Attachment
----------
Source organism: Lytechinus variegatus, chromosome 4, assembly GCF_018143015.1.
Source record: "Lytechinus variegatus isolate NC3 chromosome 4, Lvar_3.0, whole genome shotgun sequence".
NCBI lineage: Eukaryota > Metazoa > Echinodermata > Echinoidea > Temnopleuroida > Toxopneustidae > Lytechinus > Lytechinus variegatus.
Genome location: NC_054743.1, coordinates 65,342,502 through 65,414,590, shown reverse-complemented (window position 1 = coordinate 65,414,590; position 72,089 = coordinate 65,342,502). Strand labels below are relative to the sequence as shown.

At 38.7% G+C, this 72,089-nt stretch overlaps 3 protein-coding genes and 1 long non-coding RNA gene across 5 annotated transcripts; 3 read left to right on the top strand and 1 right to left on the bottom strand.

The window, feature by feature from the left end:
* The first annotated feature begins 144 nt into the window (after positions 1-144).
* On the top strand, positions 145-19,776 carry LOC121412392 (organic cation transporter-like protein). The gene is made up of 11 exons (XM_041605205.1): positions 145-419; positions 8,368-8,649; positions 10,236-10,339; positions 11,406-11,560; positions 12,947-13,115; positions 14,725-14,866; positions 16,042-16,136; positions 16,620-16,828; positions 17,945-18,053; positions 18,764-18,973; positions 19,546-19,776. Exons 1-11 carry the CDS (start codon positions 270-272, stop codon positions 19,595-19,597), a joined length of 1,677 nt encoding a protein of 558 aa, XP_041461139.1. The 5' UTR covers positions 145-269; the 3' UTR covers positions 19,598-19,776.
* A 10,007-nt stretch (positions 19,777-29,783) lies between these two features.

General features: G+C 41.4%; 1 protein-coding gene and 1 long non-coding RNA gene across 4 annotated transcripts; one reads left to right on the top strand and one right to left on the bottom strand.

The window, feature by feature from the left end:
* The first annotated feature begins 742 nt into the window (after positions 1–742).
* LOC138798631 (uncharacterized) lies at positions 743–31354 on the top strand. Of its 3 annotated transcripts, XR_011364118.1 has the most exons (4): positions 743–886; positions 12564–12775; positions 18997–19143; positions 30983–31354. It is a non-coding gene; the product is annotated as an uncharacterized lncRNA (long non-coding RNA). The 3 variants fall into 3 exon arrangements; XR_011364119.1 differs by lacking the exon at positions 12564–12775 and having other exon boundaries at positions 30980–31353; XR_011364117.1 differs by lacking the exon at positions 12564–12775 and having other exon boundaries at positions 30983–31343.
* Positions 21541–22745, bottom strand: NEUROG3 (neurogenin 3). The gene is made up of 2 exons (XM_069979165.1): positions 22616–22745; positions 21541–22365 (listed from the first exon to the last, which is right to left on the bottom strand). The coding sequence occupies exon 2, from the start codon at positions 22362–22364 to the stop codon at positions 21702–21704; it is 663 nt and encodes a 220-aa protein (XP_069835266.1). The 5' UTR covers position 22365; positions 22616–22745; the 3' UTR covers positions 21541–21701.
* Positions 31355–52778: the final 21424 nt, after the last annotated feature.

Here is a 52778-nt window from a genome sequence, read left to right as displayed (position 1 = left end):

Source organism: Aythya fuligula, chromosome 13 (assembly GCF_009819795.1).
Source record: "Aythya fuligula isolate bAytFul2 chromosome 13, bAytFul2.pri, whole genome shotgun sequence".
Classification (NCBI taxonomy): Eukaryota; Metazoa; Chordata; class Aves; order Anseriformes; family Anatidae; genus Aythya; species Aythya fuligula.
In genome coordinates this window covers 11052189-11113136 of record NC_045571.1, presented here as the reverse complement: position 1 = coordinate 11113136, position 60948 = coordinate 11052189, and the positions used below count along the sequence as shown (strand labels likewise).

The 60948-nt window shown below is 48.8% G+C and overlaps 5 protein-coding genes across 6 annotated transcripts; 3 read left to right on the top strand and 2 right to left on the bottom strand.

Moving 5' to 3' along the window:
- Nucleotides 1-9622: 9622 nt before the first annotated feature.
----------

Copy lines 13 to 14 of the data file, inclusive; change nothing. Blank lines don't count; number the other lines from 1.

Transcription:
* LOC138798631 (uncharacterized) lies at positions 743–31354 on the top strand. Of its 3 annotated transcripts, XR_011364118.1 has the most exons (4): positions 743–886; positions 12564–12775; positions 18997–19143; positions 30983–31354. It is a non-coding gene; the product is annotated as an uncharacterized lncRNA (long non-coding RNA). The 3 variants fall into 3 exon arrangements; XR_011364119.1 differs by lacking the exon at positions 12564–12775 and having other exon boundaries at positions 30980–31353; XR_011364117.1 differs by lacking the exon at positions 12564–12775 and having other exon boundaries at positions 30983–31343.
* Positions 21541–22745, bottom strand: NEUROG3 (neurogenin 3). The gene is made up of 2 exons (XM_069979165.1): positions 22616–22745; positions 21541–22365 (listed from the first exon to the last, which is right to left on the bottom strand). The coding sequence occupies exon 2, from the start codon at positions 22362–22364 to the stop codon at positions 21702–21704; it is 663 nt and encodes a 220-aa protein (XP_069835266.1). The 5' UTR covers position 22365; positions 22616–22745; the 3' UTR covers positions 21541–21701.